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To Immigrate

Naomi Petrovsky's story posted on June 20, 2012 at 11:40 am. Naomi emigrated from Jerusalem, Israel to Boston, United States in 2001

The story is written by Camp rsm councelor Naomi Petrovsky


To immigrate means to “come to live permanently in a foreign country”; these few words, however,cannot possibly describe the undeniable connection I have to Russia, Israel, and America. They do not capture the confusion I felt at four years old, baffled at the very small amount of soldiars at the Canadian airport. They do not describe the dedication and endurance both my parents showed in passing the US Citizenship test- replaying the audiobooks and tirelessly testing one another over the kitchen table. They do not even begin to make sense of the many Skype calls between myself and my babushka and dedushka- whereit was imperative to align our schedules due to the time zone differences just to talk about our days.


Nonetheless, the word “immigrant” does describe my family and friends who have risked their livelihoods and gave up their familiar surroundings in order to move to a completely foreign country- all to provide better opportunities for their children and the generations after them. This is a feat that I consider incredibly noble and is the sole reason why I look up to so many of the people in my life. Two of those people are my parents. After living in Russia until they turned 23, they made the decision to leave their home and move to Israel with plans to eventually settle in the United States. Although I find it incredible that they were only a few years older than I am now, it was imperative for them to escape the communist ruling and fight for their freedom of expression, leaving even their parents behind. Within both of their families, there were relatives who were refused admission to universities because they were Jewish, were torn away from one another and were forced to move all across the continent.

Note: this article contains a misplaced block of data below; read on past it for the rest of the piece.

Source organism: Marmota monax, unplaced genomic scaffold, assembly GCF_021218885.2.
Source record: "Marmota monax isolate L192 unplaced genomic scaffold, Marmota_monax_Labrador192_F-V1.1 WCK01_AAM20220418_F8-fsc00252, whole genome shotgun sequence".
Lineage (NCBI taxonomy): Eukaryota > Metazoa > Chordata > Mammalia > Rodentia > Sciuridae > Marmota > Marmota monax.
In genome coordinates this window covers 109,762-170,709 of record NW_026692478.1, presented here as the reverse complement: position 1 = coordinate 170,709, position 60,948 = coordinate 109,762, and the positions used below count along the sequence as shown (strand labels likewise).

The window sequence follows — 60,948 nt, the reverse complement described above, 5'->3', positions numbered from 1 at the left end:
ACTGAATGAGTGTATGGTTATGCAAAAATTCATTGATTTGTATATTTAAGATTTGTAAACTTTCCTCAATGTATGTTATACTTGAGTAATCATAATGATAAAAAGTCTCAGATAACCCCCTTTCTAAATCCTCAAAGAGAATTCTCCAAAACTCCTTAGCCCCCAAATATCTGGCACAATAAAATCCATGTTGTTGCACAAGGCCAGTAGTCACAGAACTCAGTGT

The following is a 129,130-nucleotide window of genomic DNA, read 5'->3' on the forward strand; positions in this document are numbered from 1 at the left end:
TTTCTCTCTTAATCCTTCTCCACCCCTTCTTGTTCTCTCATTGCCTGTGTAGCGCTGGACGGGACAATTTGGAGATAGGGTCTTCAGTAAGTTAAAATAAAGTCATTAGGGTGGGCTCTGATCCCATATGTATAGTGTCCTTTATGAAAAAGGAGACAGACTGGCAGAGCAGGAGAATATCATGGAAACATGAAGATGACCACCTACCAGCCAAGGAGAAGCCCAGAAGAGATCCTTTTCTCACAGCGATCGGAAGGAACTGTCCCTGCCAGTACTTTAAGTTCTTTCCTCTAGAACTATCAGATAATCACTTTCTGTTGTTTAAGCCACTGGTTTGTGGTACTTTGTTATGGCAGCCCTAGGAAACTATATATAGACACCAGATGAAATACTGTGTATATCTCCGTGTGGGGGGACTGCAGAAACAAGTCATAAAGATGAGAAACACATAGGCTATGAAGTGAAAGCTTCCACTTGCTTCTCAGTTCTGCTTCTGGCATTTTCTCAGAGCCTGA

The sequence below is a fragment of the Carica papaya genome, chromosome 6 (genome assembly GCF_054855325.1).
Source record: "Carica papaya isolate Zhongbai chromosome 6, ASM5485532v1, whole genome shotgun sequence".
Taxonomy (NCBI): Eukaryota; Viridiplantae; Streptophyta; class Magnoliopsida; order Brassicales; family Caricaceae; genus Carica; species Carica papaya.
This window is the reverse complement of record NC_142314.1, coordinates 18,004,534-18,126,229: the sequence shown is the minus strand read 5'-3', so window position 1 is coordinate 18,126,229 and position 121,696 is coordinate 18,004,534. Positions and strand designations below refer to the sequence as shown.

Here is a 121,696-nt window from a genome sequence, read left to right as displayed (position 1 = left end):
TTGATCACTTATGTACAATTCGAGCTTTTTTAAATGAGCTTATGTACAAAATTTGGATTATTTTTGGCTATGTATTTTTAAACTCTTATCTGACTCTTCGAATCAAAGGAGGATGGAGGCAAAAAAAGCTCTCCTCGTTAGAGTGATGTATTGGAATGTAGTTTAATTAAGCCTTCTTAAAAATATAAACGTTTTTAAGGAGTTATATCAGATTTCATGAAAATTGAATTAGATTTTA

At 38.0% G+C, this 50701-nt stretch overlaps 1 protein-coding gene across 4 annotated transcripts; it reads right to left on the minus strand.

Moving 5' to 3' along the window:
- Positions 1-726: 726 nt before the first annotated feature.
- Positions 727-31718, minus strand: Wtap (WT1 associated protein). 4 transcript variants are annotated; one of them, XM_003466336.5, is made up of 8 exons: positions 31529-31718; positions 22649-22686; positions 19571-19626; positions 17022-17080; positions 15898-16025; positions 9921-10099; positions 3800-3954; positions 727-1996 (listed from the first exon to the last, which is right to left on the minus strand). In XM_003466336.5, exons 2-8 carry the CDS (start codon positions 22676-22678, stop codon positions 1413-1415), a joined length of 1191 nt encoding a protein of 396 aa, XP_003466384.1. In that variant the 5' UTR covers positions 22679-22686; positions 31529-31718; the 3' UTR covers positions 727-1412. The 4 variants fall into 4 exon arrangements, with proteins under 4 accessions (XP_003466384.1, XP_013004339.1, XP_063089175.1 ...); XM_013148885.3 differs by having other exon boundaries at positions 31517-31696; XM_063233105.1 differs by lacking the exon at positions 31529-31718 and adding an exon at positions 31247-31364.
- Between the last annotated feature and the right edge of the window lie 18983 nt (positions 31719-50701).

Although they dreaded leaving their families behind and were anxious about their future, upon their arrival to Israel, they were overcome with a sense of excitement and anticipation for what was to come. They were taken aback by the exquisite smell of orange blossoms blooming, the velvety navy blue sky and the lavender sunset behind the Dead Sea. Over time, they adjusted by renting a small apartment, acquiring jobs and having my brother and me. However change was near again: after the comfort of living in Israel, my papa was asked to relocate to Canada. My parents were familiar with changing homes but this transition came as a complete shock to me. I was upset leaving my friends and was confused why there were no other people who spoke Hebrew or Russian. In addition to my lunch and supplies that were put in my backpack every day for school, my mama also included slips of paper that had common phrases for me to give to my teacher in order to communicate. It was difficult for me to make friends and I longed to go back to my home. After staying in Edmonton for a few years, my papa announced that we would have to move yet again. However, my parents had looked forward to this change for many years. America seemed like a country filled with opportunities and a community where everyone had a place. There were people that my parents had known for years and we immedietly felt welcomed.